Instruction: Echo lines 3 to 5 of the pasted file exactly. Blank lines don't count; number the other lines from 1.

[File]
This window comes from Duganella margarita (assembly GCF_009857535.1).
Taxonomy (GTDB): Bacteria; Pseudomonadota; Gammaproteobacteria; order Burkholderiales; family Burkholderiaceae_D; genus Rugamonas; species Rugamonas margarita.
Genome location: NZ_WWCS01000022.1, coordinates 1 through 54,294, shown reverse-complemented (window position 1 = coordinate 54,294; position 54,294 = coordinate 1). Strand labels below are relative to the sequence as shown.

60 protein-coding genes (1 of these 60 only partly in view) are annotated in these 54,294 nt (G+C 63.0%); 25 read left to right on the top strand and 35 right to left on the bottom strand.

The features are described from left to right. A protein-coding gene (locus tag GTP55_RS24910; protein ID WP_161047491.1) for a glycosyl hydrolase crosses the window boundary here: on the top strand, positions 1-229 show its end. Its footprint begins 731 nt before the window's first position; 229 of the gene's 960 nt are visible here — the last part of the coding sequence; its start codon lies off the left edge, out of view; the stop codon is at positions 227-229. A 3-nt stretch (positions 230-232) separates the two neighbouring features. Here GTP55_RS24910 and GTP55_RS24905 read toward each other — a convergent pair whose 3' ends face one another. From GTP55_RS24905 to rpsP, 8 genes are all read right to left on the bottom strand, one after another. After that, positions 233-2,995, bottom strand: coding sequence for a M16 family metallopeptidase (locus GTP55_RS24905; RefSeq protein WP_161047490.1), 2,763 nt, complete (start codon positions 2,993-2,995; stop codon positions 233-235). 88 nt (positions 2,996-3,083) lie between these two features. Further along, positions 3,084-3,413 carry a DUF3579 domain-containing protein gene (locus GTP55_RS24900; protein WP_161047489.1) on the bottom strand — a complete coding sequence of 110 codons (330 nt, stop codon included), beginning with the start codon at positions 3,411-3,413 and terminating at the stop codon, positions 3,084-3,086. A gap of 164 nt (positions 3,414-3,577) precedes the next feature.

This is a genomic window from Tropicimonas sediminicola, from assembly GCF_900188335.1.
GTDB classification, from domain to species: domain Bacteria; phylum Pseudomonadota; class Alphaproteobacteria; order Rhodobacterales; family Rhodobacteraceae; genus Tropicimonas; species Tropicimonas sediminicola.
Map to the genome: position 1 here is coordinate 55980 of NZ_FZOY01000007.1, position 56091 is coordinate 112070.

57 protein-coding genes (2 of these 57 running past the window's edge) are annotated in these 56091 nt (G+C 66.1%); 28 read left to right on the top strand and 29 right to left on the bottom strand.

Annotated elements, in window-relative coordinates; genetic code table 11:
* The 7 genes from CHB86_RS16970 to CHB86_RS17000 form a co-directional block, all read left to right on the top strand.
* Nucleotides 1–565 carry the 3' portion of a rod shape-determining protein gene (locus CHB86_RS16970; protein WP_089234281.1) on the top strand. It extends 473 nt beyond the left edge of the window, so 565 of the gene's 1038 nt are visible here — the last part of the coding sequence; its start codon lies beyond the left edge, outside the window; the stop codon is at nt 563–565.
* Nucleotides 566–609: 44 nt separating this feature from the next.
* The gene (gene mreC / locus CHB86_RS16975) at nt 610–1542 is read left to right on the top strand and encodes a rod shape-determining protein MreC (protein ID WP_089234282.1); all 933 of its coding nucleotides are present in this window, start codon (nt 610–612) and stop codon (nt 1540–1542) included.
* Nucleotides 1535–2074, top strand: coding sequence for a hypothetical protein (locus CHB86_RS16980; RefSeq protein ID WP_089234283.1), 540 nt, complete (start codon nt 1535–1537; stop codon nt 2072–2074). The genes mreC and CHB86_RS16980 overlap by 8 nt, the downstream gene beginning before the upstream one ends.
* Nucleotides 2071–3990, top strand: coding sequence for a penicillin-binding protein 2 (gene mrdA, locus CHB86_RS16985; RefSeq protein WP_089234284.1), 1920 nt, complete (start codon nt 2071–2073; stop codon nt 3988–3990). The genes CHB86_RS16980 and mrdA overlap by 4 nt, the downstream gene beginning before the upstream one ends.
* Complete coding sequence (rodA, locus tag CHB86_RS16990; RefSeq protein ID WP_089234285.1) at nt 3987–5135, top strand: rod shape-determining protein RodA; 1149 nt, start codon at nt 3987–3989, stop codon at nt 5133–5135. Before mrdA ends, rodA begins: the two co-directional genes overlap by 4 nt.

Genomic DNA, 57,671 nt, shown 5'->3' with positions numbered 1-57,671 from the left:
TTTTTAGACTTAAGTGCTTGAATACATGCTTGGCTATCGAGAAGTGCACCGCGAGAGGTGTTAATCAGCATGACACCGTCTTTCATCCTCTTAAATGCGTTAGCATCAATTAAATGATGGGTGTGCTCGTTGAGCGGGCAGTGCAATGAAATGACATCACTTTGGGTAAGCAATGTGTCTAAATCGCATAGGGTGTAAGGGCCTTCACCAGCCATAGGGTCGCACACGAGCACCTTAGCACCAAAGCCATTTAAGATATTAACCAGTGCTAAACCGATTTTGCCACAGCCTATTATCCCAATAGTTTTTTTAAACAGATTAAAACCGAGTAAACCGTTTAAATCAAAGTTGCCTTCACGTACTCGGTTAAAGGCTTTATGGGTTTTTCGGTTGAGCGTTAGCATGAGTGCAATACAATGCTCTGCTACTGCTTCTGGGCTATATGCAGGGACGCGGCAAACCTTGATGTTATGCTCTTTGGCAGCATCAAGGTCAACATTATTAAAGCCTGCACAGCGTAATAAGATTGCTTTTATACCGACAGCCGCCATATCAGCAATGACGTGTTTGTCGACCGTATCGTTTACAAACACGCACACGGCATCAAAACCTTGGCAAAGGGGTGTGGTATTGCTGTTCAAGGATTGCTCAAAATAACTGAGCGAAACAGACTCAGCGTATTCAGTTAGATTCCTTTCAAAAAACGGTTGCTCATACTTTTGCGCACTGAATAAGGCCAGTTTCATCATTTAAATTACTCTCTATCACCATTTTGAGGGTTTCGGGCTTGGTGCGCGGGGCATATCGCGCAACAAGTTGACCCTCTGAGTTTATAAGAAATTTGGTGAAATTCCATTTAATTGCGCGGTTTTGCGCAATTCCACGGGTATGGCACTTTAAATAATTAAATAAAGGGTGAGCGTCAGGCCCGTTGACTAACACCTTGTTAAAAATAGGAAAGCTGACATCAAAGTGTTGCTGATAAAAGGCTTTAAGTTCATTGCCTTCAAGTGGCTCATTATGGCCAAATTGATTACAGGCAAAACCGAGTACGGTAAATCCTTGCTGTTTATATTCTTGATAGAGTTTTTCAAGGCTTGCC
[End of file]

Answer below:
Genome location: NZ_WWCS01000022.1, coordinates 1 through 54,294, shown reverse-complemented (window position 1 = coordinate 54,294; position 54,294 = coordinate 1). Strand labels below are relative to the sequence as shown.

60 protein-coding genes (1 of these 60 only partly in view) are annotated in these 54,294 nt (G+C 63.0%); 25 read left to right on the top strand and 35 right to left on the bottom strand.

The features are described from left to right. A protein-coding gene (locus tag GTP55_RS24910; protein ID WP_161047491.1) for a glycosyl hydrolase crosses the window boundary here: on the top strand, positions 1-229 show its end. Its footprint begins 731 nt before the window's first position; 229 of the gene's 960 nt are visible here — the last part of the coding sequence; its start codon lies off the left edge, out of view; the stop codon is at positions 227-229. A 3-nt stretch (positions 230-232) separates the two neighbouring features. Here GTP55_RS24910 and GTP55_RS24905 read toward each other — a convergent pair whose 3' ends face one another. From GTP55_RS24905 to rpsP, 8 genes are all read right to left on the bottom strand, one after another. After that, positions 233-2,995, bottom strand: coding sequence for a M16 family metallopeptidase (locus GTP55_RS24905; RefSeq protein WP_161047490.1), 2,763 nt, complete (start codon positions 2,993-2,995; stop codon positions 233-235). 88 nt (positions 2,996-3,083) lie between these two features. Further along, positions 3,084-3,413 carry a DUF3579 domain-containing protein gene (locus GTP55_RS24900; protein WP_161047489.1) on the bottom strand — a complete coding sequence of 110 codons (330 nt, stop codon included), beginning with the start codon at positions 3,411-3,413 and terminating at the stop codon, positions 3,084-3,086. A gap of 164 nt (positions 3,414-3,577) precedes the next feature.